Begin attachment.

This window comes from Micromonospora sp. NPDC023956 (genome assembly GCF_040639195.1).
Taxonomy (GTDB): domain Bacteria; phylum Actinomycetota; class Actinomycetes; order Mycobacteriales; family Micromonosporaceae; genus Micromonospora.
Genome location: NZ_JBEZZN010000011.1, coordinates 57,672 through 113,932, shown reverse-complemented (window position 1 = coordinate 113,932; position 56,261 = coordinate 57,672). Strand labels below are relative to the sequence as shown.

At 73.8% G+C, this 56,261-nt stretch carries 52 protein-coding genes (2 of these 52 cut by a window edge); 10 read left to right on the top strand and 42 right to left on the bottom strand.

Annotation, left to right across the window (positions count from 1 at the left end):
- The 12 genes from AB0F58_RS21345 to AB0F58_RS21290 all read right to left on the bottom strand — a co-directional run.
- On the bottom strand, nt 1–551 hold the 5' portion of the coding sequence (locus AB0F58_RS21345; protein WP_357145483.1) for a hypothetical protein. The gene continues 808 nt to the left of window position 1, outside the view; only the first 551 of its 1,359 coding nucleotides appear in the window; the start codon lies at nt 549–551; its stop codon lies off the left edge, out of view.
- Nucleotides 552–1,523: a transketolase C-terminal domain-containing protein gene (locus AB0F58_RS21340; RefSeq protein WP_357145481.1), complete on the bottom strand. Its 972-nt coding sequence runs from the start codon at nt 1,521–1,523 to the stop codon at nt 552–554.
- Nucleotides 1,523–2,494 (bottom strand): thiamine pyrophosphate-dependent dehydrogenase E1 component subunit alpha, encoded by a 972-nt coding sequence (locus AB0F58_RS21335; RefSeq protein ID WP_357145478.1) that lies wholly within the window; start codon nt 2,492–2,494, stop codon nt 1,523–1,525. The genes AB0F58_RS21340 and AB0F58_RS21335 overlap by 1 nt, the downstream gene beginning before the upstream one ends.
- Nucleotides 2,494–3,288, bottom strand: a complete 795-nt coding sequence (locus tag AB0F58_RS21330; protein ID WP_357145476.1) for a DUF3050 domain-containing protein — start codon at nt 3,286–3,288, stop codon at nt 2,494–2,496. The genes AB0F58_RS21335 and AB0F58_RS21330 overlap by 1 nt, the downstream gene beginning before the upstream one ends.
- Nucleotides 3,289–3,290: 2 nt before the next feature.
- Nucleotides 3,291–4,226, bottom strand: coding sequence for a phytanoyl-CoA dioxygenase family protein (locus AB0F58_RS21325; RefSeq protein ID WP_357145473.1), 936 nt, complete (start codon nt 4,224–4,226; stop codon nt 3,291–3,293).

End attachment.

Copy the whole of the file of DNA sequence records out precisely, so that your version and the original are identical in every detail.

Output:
This window comes from Micromonospora sp. NPDC023956 (genome assembly GCF_040639195.1).
Taxonomy (GTDB): domain Bacteria; phylum Actinomycetota; class Actinomycetes; order Mycobacteriales; family Micromonosporaceae; genus Micromonospora.
Genome location: NZ_JBEZZN010000011.1, coordinates 57,672 through 113,932, shown reverse-complemented (window position 1 = coordinate 113,932; position 56,261 = coordinate 57,672). Strand labels below are relative to the sequence as shown.

At 73.8% G+C, this 56,261-nt stretch carries 52 protein-coding genes (2 of these 52 cut by a window edge); 10 read left to right on the top strand and 42 right to left on the bottom strand.

Annotation, left to right across the window (positions count from 1 at the left end):
- The 12 genes from AB0F58_RS21345 to AB0F58_RS21290 all read right to left on the bottom strand — a co-directional run.
- On the bottom strand, nt 1–551 hold the 5' portion of the coding sequence (locus AB0F58_RS21345; protein WP_357145483.1) for a hypothetical protein. The gene continues 808 nt to the left of window position 1, outside the view; only the first 551 of its 1,359 coding nucleotides appear in the window; the start codon lies at nt 549–551; its stop codon lies off the left edge, out of view.
- Nucleotides 552–1,523: a transketolase C-terminal domain-containing protein gene (locus AB0F58_RS21340; RefSeq protein WP_357145481.1), complete on the bottom strand. Its 972-nt coding sequence runs from the start codon at nt 1,521–1,523 to the stop codon at nt 552–554.
- Nucleotides 1,523–2,494 (bottom strand): thiamine pyrophosphate-dependent dehydrogenase E1 component subunit alpha, encoded by a 972-nt coding sequence (locus AB0F58_RS21335; RefSeq protein ID WP_357145478.1) that lies wholly within the window; start codon nt 2,492–2,494, stop codon nt 1,523–1,525. The genes AB0F58_RS21340 and AB0F58_RS21335 overlap by 1 nt, the downstream gene beginning before the upstream one ends.
- Nucleotides 2,494–3,288, bottom strand: a complete 795-nt coding sequence (locus tag AB0F58_RS21330; protein ID WP_357145476.1) for a DUF3050 domain-containing protein — start codon at nt 3,286–3,288, stop codon at nt 2,494–2,496. The genes AB0F58_RS21335 and AB0F58_RS21330 overlap by 1 nt, the downstream gene beginning before the upstream one ends.
- Nucleotides 3,289–3,290: 2 nt before the next feature.
- Nucleotides 3,291–4,226, bottom strand: coding sequence for a phytanoyl-CoA dioxygenase family protein (locus AB0F58_RS21325; RefSeq protein ID WP_357145473.1), 936 nt, complete (start codon nt 4,224–4,226; stop codon nt 3,291–3,293).